Iran launched missile attacks on U.S.-led forces in Iraq early on Wednesday in retaliation for the U.S. drone strike on an Iranian commander whose killing last week raised fears of a wider war in the Middle East.
It was Iran's most direct assault on America since the 1979 seizing of the U.S. Embassy in Tehran, and Iranian state TV said it was in revenge for the U.S. killing of Revolutionary Guard Gen. Qassem Soleimani, whose death last week in an American drone strike near Baghdad prompted angry calls to avenge his slaying.
Iran's Supreme Leader Ayatollah Ali Khamenei called the missile strike on the U.S. bases in Iraq a “slap in the face” of the Americans, adding that military retaliation is not sufficient. “The corrupt presence of the U.S. in the region should come to end,” he said.
U.S. and Iraqi officials said there were no immediate reports of casualties, though buildings were still being searched. The Iraqi government later confirmed there were no casualties among Iraqi forces.
Iranian state television said Iran had fired 15 missiles at U.S. targets in Iraq. The U.S. military said at least two Iraqi facilities hosting U.S.-led coalition personnel were targeted at about 1:30 A.M. (2230 GMT on Tuesday). Iraq’s military said 22 missiles were launched on the Ain al-Asad base and a base in the Iraqi Kurdish capital Erbil.
Iranian officials said Tehran did not want a war and its strikes “concluded” its response to Friday’s killing of Soleimani, a powerful general whose burial in Iran after days of mourning was completed around the same time as Iran’s missile launches.
Iran’s attacks “appeared designed for maximum domestic effect with minimum escalatory risk,” said Henry Rome, analyst with Eurasia Group.
Iran is believed to have deliberately sought to avoid U.S. military casualties, according to U.S. and European government sources familiar with intelligence assessments.
Iraqi Prime Minister Adel Abdul-Mahdi said he received notification from Iran just after midnight that its retaliation “was starting or would start soon” and would focus only on U.S. positions. The militaries of Finland and Lithuania, which had personnel at one of the targeted bases, said they received information about an imminent attack and had time to move to shelters or leave the base.
U.S. President Donald Trump said in a tweet that an assessment of casualties and damage from the strikes was under way and that he would make a statement on Wednesday morning.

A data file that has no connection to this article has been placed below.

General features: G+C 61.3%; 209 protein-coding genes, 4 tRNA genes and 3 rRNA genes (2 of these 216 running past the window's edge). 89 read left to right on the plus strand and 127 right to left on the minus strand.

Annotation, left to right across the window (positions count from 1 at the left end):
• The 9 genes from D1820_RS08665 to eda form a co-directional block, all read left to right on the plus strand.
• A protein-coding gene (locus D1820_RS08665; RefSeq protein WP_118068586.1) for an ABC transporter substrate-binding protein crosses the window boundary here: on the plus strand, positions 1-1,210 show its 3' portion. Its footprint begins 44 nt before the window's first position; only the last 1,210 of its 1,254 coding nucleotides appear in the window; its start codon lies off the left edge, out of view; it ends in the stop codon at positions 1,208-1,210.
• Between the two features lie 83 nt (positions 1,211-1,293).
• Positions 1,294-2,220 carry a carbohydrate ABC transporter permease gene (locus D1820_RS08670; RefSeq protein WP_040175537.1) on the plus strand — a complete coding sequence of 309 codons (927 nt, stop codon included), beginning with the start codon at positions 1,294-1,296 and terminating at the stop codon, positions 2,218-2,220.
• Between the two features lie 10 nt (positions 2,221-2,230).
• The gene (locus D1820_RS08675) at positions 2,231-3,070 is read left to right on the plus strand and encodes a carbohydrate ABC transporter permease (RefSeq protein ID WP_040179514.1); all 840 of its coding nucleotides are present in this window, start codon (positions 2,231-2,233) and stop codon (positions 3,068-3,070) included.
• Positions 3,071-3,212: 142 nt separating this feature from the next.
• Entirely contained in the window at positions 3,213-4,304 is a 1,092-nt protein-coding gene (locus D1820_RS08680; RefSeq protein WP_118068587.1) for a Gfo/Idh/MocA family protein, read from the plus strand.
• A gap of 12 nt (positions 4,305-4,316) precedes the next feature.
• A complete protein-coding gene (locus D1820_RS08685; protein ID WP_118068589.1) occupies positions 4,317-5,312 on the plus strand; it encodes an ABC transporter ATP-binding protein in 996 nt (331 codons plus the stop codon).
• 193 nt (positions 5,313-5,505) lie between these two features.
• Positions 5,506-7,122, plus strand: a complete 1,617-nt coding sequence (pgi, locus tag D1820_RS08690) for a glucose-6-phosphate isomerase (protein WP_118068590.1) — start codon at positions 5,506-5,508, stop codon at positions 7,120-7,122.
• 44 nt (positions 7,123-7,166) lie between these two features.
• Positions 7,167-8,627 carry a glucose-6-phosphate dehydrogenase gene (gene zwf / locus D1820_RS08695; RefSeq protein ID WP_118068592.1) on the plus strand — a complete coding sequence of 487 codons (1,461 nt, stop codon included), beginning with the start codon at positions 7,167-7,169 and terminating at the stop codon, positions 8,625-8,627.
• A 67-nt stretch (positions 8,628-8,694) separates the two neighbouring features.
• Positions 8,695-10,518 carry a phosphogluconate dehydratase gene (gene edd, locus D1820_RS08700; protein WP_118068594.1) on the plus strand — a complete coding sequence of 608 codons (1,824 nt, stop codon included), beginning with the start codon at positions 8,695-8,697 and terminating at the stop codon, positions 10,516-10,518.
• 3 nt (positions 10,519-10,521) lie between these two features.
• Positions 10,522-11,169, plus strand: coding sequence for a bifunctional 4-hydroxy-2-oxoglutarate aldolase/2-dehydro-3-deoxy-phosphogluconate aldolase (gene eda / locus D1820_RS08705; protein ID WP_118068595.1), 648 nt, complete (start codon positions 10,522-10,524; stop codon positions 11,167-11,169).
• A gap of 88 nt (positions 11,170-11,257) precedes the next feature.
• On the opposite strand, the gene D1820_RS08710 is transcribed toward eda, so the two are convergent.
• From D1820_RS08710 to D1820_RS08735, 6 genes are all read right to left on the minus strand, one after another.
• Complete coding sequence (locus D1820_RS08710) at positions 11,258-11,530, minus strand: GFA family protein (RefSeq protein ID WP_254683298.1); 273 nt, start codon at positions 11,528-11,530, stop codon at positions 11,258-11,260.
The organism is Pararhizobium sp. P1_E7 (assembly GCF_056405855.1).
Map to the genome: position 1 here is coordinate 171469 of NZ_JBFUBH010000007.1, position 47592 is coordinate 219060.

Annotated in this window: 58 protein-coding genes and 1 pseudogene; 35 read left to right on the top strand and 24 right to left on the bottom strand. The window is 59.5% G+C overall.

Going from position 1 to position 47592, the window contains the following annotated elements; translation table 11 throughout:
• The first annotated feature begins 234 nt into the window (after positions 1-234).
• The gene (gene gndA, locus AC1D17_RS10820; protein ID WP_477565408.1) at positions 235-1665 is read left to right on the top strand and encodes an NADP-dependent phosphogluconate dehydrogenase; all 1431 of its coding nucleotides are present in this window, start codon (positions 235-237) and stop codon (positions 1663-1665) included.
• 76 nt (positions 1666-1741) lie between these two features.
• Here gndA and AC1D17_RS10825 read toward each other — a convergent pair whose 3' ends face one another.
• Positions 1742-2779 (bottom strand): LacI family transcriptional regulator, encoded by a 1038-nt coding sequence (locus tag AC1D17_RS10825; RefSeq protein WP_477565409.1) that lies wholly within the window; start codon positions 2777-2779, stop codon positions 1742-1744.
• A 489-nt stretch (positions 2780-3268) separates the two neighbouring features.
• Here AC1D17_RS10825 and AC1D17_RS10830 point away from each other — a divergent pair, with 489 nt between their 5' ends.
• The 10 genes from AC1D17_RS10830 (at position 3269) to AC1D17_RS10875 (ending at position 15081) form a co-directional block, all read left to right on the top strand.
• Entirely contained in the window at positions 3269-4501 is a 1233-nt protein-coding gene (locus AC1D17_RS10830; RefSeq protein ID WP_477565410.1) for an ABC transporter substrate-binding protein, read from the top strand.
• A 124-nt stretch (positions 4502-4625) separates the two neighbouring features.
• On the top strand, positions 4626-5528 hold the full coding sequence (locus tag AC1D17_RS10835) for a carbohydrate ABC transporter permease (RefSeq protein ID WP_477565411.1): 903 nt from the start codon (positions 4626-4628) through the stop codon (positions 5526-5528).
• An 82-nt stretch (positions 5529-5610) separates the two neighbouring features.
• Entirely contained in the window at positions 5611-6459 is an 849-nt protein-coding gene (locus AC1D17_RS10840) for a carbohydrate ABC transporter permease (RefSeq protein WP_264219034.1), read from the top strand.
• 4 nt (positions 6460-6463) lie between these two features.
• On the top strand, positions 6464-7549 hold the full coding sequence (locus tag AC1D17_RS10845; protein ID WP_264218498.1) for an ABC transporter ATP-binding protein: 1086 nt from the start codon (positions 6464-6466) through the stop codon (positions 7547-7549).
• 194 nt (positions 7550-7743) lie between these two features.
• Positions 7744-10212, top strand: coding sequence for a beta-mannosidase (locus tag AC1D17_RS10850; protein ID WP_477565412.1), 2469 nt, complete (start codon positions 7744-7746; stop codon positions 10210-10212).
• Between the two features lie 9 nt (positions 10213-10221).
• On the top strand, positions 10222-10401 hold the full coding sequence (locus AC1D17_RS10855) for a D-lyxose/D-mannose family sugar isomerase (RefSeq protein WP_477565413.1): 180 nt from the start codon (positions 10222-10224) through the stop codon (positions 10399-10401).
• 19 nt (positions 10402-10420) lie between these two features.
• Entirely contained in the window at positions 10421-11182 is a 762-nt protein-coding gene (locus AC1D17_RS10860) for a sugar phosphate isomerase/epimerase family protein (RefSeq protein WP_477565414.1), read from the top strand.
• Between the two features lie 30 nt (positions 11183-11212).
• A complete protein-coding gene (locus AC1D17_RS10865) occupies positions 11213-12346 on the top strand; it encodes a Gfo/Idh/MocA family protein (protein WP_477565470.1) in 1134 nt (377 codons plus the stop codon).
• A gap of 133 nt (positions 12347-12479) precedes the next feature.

“All is well!” Trump, who visited one of the targeted sites in Iraq, Ain al-Asad air base, in December 2018, said on Twitter.
Iran's President Hassan Rouhani told the U.S. that Washington might have "cut off the arm" of General Qassem Soleimani but America's "leg" in the region would be cut off in response, Iran's Fars news agency reported.
Netanyahu threatens 'strongest blow'
Prime Minister Benjamin Netanyhahu on Wednesday warned that Israel would strike back hard against anyone who attacked it, as he reiterated his support for the U.S.
"Whoever tries to attack us will be dealt the strongest blow," Netanyahu said while speaking at a conference in Jerusalem
He said that Israel "stands completely" beside Trump's decision, saying that the U.S. president should be congratulated for acting "swiftly, boldly and resolutely."
Iranian state television said 80 “American terrorists” had been killed and U.S. helicopters and military equipment damaged. It did not provide evidence of how it obtained that information.
Qatari Emir Sheikh Tamim bin Hamad al-Thani and Trump on Tuesday discussed developments in Iraq as well as ways to resolve controversial issues in the region and reduce tension, Qatar's Al Jazeera TV channel said.
Germany, Denmark and Norway said none of their troops in Iraq were killed or injured.
The force advised the United States to withdraw its troops from the region to prevent more deaths and warned U.S. allies including Israel not to allow attacks from their territories.
Iranian television reported an official in the Supreme Leader’s office as saying the missile attacks were the “weakest” of several retaliation scenarios. It quoted another source saying Iran had 100 other potential targets in its sights.
Pentagon spokesman Jonathan Hoffman said the bases targeted were al-Asad air base and another facility in Erbil, Iraq.
“As we evaluate the situation and our response, we will take all necessary measures to protect and defend U.S. personnel, partners, and allies in the region,” Hoffman said.
Ain al-Asad air base was first used by American forces after the 2003 U.S.-led invasion that toppled dictator Saddam Hussein, and later saw American troops stationed there amid the fight against the Islamic State group in Iraq and Syria. It houses about 1,500 U.S. and coalition forces.